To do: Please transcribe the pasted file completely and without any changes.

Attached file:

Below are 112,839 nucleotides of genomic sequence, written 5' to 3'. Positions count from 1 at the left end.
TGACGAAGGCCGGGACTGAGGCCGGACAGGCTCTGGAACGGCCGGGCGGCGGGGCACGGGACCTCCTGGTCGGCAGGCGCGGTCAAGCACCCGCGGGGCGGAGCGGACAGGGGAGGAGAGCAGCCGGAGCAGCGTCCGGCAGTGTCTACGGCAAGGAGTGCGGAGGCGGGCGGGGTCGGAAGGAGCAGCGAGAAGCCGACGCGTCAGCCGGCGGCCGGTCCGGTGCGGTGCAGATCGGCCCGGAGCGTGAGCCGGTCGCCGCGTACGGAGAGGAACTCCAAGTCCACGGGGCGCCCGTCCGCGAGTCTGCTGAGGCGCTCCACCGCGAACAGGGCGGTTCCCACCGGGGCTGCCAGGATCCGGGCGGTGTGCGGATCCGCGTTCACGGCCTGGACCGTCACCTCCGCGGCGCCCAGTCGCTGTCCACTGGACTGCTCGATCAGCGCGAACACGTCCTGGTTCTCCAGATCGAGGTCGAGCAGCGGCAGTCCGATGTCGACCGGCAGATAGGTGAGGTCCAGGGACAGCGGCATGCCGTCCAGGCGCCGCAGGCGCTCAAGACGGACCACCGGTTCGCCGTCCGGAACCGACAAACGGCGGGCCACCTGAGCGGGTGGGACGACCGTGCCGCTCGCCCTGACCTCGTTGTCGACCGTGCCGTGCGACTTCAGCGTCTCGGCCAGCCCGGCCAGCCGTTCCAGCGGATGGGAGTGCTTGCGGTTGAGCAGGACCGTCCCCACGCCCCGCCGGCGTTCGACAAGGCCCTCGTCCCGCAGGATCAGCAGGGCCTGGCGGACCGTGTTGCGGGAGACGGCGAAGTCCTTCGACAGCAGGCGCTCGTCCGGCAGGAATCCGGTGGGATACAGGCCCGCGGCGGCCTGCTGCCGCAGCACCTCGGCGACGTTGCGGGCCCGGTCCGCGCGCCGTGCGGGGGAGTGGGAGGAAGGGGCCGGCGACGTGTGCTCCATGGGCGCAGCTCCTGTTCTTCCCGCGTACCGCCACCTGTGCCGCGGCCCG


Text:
Below are 112,839 nucleotides of genomic sequence, written 5' to 3'. Positions count from 1 at the left end.
TGACGAAGGCCGGGACTGAGGCCGGACAGGCTCTGGAACGGCCGGGCGGCGGGGCACGGGACCTCCTGGTCGGCAGGCGCGGTCAAGCACCCGCGGGGCGGAGCGGACAGGGGAGGAGAGCAGCCGGAGCAGCGTCCGGCAGTGTCTACGGCAAGGAGTGCGGAGGCGGGCGGGGTCGGAAGGAGCAGCGAGAAGCCGACGCGTCAGCCGGCGGCCGGTCCGGTGCGGTGCAGATCGGCCCGGAGCGTGAGCCGGTCGCCGCGTACGGAGAGGAACTCCAAGTCCACGGGGCGCCCGTCCGCGAGTCTGCTGAGGCGCTCCACCGCGAACAGGGCGGTTCCCACCGGGGCTGCCAGGATCCGGGCGGTGTGCGGATCCGCGTTCACGGCCTGGACCGTCACCTCCGCGGCGCCCAGTCGCTGTCCACTGGACTGCTCGATCAGCGCGAACACGTCCTGGTTCTCCAGATCGAGGTCGAGCAGCGGCAGTCCGATGTCGACCGGCAGATAGGTGAGGTCCAGGGACAGCGGCATGCCGTCCAGGCGCCGCAGGCGCTCAAGACGGACCACCGGTTCGCCGTCCGGAACCGACAAACGGCGGGCCACCTGAGCGGGTGGGACGACCGTGCCGCTCGCCCTGACCTCGTTGTCGACCGTGCCGTGCGACTTCAGCGTCTCGGCCAGCCCGGCCAGCCGTTCCAGCGGATGGGAGTGCTTGCGGTTGAGCAGGACCGTCCCCACGCCCCGCCGGCGTTCGACAAGGCCCTCGTCCCGCAGGATCAGCAGGGCCTGGCGGACCGTGTTGCGGGAGACGGCGAAGTCCTTCGACAGCAGGCGCTCGTCCGGCAGGAATCCGGTGGGATACAGGCCCGCGGCGGCCTGCTGCCGCAGCACCTCGGCGACGTTGCGGGCCCGGTCCGCGCGCCGTGCGGGGGAGTGGGAGGAAGGGGCCGGCGACGTGTGCTCCATGGGCGCAGCTCCTGTTCTTCCCGCGTACCGCCACCTGTGCCGCGGCCCG